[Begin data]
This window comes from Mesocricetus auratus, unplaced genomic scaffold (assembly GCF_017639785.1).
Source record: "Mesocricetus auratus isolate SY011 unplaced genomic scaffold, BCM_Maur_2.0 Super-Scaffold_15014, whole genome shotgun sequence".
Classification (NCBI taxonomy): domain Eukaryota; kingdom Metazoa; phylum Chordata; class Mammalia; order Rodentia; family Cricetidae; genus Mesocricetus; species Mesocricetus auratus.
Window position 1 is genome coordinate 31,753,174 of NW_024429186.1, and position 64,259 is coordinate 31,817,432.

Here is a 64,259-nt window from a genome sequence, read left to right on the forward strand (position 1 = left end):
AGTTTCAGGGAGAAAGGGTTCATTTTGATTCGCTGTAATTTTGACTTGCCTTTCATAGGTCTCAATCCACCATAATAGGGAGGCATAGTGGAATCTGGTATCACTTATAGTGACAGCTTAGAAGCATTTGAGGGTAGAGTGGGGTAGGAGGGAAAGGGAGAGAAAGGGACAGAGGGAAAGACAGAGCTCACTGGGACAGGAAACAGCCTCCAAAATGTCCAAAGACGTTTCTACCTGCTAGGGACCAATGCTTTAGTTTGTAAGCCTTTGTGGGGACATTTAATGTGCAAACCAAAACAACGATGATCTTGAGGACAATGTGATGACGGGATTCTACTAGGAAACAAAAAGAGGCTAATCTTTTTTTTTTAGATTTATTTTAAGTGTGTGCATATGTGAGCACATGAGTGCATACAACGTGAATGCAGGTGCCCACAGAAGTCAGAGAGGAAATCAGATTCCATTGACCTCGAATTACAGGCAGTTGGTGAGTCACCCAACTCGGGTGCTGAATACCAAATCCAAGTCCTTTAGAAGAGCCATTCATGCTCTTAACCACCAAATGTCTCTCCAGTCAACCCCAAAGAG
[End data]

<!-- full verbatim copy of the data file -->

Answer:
This window comes from Mesocricetus auratus, unplaced genomic scaffold (assembly GCF_017639785.1).
Source record: "Mesocricetus auratus isolate SY011 unplaced genomic scaffold, BCM_Maur_2.0 Super-Scaffold_15014, whole genome shotgun sequence".
Classification (NCBI taxonomy): domain Eukaryota; kingdom Metazoa; phylum Chordata; class Mammalia; order Rodentia; family Cricetidae; genus Mesocricetus; species Mesocricetus auratus.
Window position 1 is genome coordinate 31,753,174 of NW_024429186.1, and position 64,259 is coordinate 31,817,432.

Here is a 64,259-nt window from a genome sequence, read left to right on the forward strand (position 1 = left end):
AGTTTCAGGGAGAAAGGGTTCATTTTGATTCGCTGTAATTTTGACTTGCCTTTCATAGGTCTCAATCCACCATAATAGGGAGGCATAGTGGAATCTGGTATCACTTATAGTGACAGCTTAGAAGCATTTGAGGGTAGAGTGGGGTAGGAGGGAAAGGGAGAGAAAGGGACAGAGGGAAAGACAGAGCTCACTGGGACAGGAAACAGCCTCCAAAATGTCCAAAGACGTTTCTACCTGCTAGGGACCAATGCTTTAGTTTGTAAGCCTTTGTGGGGACATTTAATGTGCAAACCAAAACAACGATGATCTTGAGGACAATGTGATGACGGGATTCTACTAGGAAACAAAAAGAGGCTAATCTTTTTTTTTTAGATTTATTTTAAGTGTGTGCATATGTGAGCACATGAGTGCATACAACGTGAATGCAGGTGCCCACAGAAGTCAGAGAGGAAATCAGATTCCATTGACCTCGAATTACAGGCAGTTGGTGAGTCACCCAACTCGGGTGCTGAATACCAAATCCAAGTCCTTTAGAAGAGCCATTCATGCTCTTAACCACCAAATGTCTCTCCAGTCAACCCCAAAGAG